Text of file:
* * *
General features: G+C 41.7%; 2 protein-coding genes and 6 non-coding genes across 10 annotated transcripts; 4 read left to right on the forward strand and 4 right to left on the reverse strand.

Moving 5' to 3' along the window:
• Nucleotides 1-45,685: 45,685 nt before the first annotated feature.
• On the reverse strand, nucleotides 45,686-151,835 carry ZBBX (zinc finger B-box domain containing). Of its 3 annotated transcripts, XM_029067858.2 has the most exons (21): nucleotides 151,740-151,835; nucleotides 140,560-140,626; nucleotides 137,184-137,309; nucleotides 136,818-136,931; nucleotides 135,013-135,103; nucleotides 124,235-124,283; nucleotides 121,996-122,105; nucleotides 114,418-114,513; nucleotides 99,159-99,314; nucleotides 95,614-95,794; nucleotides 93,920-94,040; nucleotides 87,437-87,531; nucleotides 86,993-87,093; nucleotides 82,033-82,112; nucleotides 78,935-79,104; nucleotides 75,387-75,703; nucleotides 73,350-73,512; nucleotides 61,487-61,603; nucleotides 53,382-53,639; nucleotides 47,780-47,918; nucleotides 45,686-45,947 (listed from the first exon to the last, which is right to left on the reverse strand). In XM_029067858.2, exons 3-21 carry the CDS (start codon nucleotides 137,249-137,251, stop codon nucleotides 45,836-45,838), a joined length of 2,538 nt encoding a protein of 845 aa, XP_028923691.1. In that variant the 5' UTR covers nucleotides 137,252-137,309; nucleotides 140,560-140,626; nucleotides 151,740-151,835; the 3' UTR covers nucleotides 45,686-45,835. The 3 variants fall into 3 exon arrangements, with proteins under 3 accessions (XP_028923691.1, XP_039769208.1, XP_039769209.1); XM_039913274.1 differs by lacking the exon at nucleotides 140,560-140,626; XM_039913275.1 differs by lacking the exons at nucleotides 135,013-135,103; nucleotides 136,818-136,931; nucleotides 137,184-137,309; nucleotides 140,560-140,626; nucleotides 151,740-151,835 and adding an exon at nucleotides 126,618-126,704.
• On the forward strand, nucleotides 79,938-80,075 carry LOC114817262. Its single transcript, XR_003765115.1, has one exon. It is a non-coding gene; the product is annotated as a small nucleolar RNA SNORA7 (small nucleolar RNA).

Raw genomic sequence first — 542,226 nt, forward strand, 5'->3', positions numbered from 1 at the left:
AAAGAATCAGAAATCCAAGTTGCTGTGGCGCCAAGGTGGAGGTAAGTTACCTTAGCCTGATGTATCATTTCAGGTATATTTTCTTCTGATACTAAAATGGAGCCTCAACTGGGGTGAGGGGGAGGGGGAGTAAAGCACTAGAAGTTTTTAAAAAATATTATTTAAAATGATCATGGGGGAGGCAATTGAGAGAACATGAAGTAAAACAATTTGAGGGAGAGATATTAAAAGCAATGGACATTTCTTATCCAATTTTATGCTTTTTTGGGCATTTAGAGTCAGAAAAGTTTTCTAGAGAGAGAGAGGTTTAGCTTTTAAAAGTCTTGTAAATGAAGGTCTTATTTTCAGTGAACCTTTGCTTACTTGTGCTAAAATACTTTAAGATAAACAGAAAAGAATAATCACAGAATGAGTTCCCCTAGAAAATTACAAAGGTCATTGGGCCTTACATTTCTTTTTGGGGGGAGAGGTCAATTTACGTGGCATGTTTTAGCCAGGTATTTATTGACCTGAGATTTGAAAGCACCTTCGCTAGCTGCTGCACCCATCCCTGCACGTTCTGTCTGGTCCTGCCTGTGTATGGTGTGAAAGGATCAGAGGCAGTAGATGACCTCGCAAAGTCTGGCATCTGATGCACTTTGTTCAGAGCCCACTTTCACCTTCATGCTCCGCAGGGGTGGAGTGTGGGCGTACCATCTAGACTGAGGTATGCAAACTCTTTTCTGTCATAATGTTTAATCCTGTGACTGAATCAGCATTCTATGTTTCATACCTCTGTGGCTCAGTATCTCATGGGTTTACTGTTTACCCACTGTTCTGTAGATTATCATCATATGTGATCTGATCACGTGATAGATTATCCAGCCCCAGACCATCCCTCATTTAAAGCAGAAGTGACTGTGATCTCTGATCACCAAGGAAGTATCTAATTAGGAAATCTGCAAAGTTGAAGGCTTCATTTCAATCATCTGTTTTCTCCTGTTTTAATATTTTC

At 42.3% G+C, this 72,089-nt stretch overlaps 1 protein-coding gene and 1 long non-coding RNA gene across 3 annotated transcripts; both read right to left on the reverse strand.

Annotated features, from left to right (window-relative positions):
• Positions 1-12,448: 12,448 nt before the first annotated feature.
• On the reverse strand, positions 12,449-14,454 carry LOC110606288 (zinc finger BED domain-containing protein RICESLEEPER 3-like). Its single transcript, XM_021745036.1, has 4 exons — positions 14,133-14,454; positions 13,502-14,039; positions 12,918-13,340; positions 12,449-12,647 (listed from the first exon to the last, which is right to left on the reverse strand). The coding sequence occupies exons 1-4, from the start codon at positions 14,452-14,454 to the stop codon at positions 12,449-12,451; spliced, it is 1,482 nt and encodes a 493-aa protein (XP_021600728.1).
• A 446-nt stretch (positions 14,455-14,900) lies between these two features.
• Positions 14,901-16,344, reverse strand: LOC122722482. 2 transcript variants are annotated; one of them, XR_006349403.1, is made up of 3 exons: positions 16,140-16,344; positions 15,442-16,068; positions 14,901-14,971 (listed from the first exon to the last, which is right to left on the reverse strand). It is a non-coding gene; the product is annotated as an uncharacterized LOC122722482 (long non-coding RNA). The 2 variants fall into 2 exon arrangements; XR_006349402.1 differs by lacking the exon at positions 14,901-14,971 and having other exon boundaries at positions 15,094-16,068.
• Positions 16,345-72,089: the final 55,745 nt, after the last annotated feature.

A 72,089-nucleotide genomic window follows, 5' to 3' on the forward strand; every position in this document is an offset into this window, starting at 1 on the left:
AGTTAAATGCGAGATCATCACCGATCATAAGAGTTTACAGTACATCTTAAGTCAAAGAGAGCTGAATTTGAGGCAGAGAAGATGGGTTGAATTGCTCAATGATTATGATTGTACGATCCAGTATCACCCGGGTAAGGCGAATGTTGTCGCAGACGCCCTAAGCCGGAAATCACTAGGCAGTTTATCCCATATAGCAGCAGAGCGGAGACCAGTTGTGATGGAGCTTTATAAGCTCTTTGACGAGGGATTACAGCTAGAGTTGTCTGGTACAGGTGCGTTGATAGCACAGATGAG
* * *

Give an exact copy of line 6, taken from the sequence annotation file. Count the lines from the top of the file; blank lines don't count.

Raw genomic sequence first — 542,226 nt, forward strand, 5'->3', positions numbered from 1 at the left: